Danny Masterson’s courtroom sketch artist says he looked at victims ‘with no emotion’ during their impact statements

Danny Masterson “did not seem terribly distraught” after being sentenced to 30 years in prison for rape.

Artist Mona Shafer Edwards, who captured the viral courtroom sketch of the That ’70s Show actor, 47, blowing wife Bijou Phillips, 43, a kiss before being led away on Thursday, details to Yahoo Entertainment her observations from the Los Angeles courtroom. Edwards did five sketches during the camera-free sentencing — “I work really fast and just sort of crank them out” — and was the first to report the PDA interaction.

“No one noticed it,” Edwards says of Masterson’s air kiss to the pained-looking actress/model, whom he married in 2011. “Everybody’s taking notes. He got up to be led out — he was not shackled or handcuffed at all, which has been reported — and I was sitting right behind his wife and he winked at her and then he blew a kiss.”

Once Edwards’s sketch was released, she saw the reporting of the awkwardly timed kiss (described by one on social media as “creepy”) everywhere, but “I reported it first because I look at everything,” she says of her illustration style. “I see everything. I look at people. I study.” One thing she doesn’t do is refine a drawing over and over until it’s perfect. She captures the moment, quickly as it happens, and then moves on without refining it.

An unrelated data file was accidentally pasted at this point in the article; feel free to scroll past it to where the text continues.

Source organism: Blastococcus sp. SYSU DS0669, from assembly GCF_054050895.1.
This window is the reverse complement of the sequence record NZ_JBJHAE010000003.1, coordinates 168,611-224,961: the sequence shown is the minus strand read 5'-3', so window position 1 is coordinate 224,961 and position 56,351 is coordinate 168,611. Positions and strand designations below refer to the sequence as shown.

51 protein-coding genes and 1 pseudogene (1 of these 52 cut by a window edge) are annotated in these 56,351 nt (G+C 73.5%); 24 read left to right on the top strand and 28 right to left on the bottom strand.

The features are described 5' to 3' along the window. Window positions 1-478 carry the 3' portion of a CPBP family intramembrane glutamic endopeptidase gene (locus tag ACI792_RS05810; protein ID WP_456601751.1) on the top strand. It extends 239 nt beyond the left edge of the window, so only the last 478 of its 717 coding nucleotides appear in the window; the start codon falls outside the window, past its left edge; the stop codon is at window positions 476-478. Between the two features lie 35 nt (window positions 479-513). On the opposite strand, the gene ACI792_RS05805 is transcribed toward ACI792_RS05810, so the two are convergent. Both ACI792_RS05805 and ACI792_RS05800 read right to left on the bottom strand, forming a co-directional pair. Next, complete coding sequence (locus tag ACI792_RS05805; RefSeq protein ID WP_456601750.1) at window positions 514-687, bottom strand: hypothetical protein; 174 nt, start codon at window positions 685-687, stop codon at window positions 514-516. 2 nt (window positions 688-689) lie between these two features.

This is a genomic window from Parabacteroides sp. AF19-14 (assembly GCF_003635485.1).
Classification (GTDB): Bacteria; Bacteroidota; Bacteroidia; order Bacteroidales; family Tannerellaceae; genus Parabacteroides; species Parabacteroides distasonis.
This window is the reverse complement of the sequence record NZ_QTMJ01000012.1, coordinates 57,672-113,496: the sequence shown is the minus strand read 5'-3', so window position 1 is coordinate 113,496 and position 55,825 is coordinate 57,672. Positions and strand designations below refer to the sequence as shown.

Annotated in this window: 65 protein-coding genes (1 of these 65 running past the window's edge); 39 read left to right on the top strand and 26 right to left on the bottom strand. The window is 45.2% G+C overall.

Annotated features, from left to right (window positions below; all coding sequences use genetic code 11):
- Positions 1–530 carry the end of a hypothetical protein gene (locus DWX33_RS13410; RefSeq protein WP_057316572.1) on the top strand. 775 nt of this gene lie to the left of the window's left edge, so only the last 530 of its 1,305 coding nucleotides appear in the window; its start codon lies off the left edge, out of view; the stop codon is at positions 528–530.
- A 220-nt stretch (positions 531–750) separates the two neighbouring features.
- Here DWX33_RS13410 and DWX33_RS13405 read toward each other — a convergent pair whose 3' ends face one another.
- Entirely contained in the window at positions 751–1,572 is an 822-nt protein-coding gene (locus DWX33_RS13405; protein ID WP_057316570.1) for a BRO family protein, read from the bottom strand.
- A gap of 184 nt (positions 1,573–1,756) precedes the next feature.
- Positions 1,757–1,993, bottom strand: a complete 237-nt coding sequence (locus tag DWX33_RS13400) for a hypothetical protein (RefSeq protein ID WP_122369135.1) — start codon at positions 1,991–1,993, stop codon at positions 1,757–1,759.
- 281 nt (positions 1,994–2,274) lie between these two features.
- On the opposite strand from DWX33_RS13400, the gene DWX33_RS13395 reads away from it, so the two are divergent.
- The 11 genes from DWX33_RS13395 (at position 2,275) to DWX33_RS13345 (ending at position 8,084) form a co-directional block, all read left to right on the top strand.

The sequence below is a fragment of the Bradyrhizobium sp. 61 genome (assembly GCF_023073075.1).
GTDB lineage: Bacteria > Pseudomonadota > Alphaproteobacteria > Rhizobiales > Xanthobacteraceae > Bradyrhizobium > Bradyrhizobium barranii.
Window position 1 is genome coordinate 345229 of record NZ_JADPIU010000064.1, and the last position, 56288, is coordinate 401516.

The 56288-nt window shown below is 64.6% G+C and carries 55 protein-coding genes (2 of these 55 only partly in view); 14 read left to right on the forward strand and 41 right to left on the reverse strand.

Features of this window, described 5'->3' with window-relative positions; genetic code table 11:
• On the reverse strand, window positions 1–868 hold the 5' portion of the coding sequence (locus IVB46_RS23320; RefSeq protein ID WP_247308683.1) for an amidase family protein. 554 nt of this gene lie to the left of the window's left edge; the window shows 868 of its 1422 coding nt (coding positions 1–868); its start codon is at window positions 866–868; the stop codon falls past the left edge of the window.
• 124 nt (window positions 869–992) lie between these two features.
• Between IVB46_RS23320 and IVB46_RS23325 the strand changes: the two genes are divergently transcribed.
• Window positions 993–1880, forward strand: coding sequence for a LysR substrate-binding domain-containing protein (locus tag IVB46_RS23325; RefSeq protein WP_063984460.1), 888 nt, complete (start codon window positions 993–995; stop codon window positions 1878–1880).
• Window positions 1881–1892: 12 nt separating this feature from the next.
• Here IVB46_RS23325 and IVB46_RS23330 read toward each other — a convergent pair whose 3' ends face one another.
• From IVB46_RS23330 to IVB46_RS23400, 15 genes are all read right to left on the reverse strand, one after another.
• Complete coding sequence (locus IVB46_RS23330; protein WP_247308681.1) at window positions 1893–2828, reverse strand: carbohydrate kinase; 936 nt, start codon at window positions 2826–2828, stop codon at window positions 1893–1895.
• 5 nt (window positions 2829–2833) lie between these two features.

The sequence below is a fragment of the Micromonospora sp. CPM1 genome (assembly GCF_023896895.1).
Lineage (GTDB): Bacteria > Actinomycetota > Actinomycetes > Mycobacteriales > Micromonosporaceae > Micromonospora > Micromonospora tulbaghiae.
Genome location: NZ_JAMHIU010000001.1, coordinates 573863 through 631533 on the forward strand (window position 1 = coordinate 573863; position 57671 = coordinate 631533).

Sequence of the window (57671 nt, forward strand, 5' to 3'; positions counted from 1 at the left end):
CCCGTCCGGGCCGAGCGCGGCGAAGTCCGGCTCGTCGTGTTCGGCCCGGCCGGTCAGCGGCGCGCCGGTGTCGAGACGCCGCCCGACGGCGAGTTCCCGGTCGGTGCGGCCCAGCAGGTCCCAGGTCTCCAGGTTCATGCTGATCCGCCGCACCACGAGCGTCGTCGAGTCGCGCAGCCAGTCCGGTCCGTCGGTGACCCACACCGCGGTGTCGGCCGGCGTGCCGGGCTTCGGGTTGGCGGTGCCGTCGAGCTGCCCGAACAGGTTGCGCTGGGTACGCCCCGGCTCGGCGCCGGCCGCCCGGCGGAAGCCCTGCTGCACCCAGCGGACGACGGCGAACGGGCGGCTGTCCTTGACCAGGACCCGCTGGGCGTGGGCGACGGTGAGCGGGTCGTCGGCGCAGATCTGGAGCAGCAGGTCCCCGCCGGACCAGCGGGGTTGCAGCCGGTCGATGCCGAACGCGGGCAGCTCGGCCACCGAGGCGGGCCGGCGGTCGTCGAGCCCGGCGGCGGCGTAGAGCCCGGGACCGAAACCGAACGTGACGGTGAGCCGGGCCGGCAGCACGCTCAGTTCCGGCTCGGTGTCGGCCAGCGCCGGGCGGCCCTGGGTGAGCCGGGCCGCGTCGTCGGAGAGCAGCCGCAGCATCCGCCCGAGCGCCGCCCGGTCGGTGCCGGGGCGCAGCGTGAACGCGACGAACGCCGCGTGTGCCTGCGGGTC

The seasoned artist — who has captured court sketches of Lori Loughlin, Gwyneth Paltrow, Michael Jackson, the Kardashians, Mel Gibson and O.J. Simpson, among others — covered both of Masterson’s rape trials as well as the sentencing, giving her a bird’s-eye view.

“He did not seem terribly distraught,” she says of Masterson’s demeanor at the sentencing, “and I’ve been looking at him now for two years.”

During victim impact statements, which were “really descriptive and fueled by strong emotions” as the women detailed being drugged and raped at Masterson’s Hollywood Hills home in 2003 — she says Masterson looked at them “with no emotion.”

Earlier, during both trials, his body language came off as “a little bit flip,” she says. “Almost like: ‘What am I doing here?’” with his body language. Even when the victims testified, “He had almost like an impish smile. I’m not gonna say he was laughing or smirking, but there was a slight like elfin smile. He struck me as being very pixieish.”